We covered a lot of topics and created a lot of code in module 2. Now let's see what you learned.
Module 2 introduction discussed the operation and encoding of the major architectural blocks, the differences between ours and the classical architectures, and how they could affect our design. We outlined our register arrangement and placement. Finally, we indicated that our processor is "BIG ENDIAN" format (i.e. the least significant byte of multi-byte data occupies the lowermost address).
In lesson 1 we discussed the register file and the source and destination muxes. We demonstrated two different mux architectures and how to use them to reduce logic levels. We also learned some Boolean math principles that allow us to simplify subsequent processing; as well as using a combination of UDP's and muxes to implement these principles during source selection. Finally, we studied flags and sign extension.
Partitioning and some implementation of the ALU took place in lesson 2. We talked about the role of the incrementor in applying Boolean principles to the ALU logic. We saw how to use UPD's and muxes to enable or disable the increment function. We outlined the major architectural blocks that the ALU requires, although we did not code them all. We added more UDP's to implement the logic block, and extensively studied carry, and avoiding pitfalls when it is used as a borrow indication. We learned to leverage the incrementor carry to help generate carry. Finally, we encoded the flag generation logic.
Lesson 3 introduced state machines and how to diagram and implement them. We discussed how to use bits in the state machine to directly control signals, fields in the state machine to facilitate decode, differentiating seemingly identical states, and using asynchronous events to either clock or control a state machine. We then studied the various processor bus cycles, including the effect of the ready and hold signals on those cycles. Finally, we encoded a preliminary bus state machine to try to implement those bus cycles.
Lesson 4 began with a discussion of using "iterative compilation" to remove basic errors early on in the coding process (I don't know about you, but I admit to sometimes making a typo). We showed how to use parameters and dummy blocks to source or sink signals that we have not yet coded. We then studied the serial output port and the "HALT" instruction and the implications to our architecture, especially during the early encoding phase. We then partitioned the "Instruction decode and sequencing" block and learned about microcode, transparent latches, and microcode expansion. We also talked about a flag mask decoder, that enables/disables flags on a per instruction basis. The concept of a "coded state machine", which uses fields, was expounded upon, as was the use of differentiator bits. We also discussed the use of alternative interpretation of fields to minimize the state machine width.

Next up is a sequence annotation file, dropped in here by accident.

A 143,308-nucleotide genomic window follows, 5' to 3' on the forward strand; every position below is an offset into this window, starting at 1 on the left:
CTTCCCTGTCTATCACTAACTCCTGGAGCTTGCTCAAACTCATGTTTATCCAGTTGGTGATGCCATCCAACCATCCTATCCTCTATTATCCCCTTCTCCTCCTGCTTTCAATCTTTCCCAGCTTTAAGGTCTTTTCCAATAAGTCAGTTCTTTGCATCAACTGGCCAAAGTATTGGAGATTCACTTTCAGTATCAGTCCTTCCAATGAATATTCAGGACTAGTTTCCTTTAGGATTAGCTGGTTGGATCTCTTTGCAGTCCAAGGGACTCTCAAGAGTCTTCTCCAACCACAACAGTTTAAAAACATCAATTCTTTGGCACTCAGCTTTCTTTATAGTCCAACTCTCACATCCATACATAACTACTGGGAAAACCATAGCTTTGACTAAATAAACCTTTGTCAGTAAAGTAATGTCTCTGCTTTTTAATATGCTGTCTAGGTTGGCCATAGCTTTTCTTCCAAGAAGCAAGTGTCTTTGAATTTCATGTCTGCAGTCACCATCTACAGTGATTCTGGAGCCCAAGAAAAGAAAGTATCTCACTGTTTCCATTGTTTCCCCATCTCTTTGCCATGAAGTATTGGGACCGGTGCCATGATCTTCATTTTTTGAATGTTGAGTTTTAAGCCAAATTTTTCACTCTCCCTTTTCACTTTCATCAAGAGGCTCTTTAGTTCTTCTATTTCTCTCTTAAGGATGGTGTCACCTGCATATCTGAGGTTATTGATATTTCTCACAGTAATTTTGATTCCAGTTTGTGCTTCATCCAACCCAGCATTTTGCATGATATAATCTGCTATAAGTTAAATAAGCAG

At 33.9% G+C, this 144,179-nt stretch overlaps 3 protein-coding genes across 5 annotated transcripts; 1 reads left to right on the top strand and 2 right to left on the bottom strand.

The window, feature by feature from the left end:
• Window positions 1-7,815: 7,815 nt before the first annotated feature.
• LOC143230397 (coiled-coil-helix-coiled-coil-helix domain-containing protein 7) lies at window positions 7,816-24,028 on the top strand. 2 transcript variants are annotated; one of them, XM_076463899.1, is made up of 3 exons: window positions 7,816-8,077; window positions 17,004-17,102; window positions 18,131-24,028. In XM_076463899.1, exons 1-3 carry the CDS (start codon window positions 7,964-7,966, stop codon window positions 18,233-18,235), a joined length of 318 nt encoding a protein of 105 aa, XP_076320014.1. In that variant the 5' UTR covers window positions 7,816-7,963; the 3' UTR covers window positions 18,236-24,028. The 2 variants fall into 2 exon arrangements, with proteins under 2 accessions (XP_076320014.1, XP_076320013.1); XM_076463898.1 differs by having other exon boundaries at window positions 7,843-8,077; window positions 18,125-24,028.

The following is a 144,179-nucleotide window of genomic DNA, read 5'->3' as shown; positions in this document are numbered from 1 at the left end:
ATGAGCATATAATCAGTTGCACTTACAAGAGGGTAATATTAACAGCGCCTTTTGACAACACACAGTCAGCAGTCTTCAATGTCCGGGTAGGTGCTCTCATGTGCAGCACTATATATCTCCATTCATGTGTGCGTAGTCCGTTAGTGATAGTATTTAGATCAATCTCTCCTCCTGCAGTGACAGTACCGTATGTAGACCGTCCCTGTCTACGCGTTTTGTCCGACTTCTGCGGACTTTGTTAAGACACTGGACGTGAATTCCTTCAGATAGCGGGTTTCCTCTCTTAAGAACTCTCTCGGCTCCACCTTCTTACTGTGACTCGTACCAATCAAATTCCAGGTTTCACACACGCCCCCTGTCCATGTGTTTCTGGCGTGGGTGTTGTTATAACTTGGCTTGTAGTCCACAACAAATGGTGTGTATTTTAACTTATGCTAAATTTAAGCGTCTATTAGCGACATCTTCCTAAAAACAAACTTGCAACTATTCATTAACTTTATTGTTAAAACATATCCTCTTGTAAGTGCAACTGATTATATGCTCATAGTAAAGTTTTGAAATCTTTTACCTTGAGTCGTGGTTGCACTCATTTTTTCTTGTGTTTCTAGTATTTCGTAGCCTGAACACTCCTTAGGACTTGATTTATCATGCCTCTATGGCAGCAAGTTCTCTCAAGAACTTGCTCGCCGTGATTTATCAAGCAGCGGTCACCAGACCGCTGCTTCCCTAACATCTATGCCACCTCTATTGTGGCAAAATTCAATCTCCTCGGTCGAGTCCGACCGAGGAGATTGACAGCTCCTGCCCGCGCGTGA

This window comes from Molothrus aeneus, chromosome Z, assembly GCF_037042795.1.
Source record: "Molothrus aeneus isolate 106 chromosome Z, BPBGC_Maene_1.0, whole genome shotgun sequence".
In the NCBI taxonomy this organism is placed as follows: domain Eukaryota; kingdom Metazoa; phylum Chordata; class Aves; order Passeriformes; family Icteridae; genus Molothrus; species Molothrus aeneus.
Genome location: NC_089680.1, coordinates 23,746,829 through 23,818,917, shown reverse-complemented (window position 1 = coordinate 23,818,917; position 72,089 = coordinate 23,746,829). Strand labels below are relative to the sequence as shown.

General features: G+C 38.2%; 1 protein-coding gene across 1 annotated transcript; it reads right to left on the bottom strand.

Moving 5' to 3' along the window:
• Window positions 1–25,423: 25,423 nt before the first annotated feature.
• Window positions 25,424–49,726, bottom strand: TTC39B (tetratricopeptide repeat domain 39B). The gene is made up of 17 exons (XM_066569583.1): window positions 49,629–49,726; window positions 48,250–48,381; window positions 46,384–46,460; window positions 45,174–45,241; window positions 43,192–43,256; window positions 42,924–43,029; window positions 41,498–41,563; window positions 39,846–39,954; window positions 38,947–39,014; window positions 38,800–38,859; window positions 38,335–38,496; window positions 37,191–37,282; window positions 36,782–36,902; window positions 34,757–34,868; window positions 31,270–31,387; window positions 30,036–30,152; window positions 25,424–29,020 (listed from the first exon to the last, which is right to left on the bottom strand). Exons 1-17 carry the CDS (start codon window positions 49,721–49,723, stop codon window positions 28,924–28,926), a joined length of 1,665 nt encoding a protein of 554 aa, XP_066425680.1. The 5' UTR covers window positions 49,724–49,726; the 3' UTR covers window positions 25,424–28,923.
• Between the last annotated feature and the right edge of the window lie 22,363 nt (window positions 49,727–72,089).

Lesson 5 expounded upon the microcode state machine and microcode expander to allow our processor to begin to execute instructions. We begin with a discussion of priority encoders, although they aren't used yet, which are extremely important in the future. We then delve into the microcode organization. We then get into specific sequences, such as instruction fetch, that allow the processor to execute instructions. Finally, we encode a large subset of single cycle instructions and simulated our skeleton.
In lesson 6 we completely rewrote the bus state machine to add extra states and to improve DMA handling. We also modified the destination mux to allow 16-bit adder addends and encoded the shifter block, eliminating the ase and sce signals in the process. We also removed some of the deltas between the 8085A, 8085B, 8085C and 8085D architectures, simplifying the parameter file and the microcode state machine. We filled in the remaining "left for you to code" instructions and then introduced the multi-cycle instructions. We began the discussion of multi-cycle instructions with simple two-cycle instructions. We demonstrated state sharing to simplify the microcode state machine and different methods of preventing multiple executions. We then revealed the encoding of the more complex multi-cycle instructions which require three or more bus cycles. At the conclusion of this lesson we had completed more than 80% of our microprocessor.